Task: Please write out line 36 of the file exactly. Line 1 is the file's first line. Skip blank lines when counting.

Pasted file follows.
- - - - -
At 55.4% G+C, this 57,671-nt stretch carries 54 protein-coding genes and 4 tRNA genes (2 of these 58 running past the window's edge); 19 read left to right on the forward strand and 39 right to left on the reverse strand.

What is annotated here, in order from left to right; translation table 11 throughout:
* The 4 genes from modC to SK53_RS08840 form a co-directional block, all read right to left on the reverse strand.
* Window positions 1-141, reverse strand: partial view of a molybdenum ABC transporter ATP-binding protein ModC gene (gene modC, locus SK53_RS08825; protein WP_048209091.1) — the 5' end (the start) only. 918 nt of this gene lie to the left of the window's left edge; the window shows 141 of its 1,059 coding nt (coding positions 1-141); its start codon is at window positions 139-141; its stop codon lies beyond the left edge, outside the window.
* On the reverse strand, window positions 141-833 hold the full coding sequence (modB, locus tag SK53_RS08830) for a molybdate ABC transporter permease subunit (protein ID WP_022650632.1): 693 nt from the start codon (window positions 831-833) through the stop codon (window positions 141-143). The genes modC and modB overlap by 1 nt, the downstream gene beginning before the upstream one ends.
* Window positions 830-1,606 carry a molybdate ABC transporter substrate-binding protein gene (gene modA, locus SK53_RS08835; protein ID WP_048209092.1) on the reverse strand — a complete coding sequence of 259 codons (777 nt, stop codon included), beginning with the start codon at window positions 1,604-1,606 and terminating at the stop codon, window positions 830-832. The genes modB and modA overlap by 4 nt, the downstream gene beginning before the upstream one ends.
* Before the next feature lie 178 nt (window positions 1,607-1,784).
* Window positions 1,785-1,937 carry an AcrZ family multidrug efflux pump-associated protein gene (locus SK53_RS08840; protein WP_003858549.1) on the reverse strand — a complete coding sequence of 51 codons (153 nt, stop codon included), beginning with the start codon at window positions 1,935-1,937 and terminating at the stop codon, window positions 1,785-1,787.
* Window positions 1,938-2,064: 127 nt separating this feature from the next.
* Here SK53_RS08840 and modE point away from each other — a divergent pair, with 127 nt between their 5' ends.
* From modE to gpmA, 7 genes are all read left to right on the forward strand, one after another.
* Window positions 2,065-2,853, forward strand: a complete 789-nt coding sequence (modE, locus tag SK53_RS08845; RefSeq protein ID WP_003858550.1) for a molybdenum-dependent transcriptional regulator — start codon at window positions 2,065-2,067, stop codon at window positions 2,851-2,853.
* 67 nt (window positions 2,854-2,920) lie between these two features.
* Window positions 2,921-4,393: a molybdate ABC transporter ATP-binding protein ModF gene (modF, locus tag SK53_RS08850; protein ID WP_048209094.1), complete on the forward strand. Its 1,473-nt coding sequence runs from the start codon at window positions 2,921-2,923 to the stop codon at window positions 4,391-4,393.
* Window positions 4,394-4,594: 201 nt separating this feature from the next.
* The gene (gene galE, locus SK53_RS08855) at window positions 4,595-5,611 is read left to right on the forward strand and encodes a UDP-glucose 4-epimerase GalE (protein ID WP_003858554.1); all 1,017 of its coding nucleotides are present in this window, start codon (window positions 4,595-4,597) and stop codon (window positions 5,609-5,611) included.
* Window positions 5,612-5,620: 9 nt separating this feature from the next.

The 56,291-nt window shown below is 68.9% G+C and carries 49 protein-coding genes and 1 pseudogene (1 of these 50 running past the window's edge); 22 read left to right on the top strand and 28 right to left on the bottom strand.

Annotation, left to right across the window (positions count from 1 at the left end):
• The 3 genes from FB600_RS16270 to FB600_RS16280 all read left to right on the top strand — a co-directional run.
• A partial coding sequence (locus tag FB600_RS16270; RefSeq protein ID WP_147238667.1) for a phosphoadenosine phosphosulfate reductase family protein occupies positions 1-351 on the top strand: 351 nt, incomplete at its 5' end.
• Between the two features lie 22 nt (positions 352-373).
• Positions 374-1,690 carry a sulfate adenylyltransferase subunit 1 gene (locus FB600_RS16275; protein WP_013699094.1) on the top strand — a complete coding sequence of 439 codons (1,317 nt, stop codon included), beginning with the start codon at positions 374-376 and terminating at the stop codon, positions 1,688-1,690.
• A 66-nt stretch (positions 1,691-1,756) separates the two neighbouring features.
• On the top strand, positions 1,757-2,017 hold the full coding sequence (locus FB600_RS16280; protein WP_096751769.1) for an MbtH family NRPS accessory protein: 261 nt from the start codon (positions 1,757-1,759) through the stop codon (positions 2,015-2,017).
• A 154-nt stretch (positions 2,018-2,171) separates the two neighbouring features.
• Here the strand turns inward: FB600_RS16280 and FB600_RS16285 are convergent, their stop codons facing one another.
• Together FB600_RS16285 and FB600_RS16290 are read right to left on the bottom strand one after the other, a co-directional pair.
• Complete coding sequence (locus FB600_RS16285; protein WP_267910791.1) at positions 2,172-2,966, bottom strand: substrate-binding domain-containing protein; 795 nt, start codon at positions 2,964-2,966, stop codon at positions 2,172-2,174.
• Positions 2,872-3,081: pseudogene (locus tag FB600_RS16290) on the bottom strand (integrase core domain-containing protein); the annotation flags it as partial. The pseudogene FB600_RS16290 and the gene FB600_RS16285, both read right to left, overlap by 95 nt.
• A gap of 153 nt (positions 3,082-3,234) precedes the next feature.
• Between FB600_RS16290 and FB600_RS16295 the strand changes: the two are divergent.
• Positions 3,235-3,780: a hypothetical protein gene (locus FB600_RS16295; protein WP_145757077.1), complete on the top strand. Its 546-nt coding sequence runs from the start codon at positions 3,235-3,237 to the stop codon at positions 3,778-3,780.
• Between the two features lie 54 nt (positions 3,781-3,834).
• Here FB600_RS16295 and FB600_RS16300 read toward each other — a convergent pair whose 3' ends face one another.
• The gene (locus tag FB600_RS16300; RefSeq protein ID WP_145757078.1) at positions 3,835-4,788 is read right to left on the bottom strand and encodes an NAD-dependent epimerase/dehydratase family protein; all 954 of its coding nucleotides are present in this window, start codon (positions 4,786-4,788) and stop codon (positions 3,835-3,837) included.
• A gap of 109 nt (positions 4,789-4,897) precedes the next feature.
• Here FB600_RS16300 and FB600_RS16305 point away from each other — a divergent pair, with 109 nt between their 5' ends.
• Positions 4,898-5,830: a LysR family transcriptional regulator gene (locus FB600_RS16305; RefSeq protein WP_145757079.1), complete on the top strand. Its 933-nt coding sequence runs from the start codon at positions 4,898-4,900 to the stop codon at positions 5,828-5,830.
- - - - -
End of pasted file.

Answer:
• The gene (locus tag FB600_RS16300; RefSeq protein ID WP_145757078.1) at positions 3,835-4,788 is read right to left on the bottom strand and encodes an NAD-dependent epimerase/dehydratase family protein; all 954 of its coding nucleotides are present in this window, start codon (positions 4,786-4,788) and stop codon (positions 3,835-3,837) included.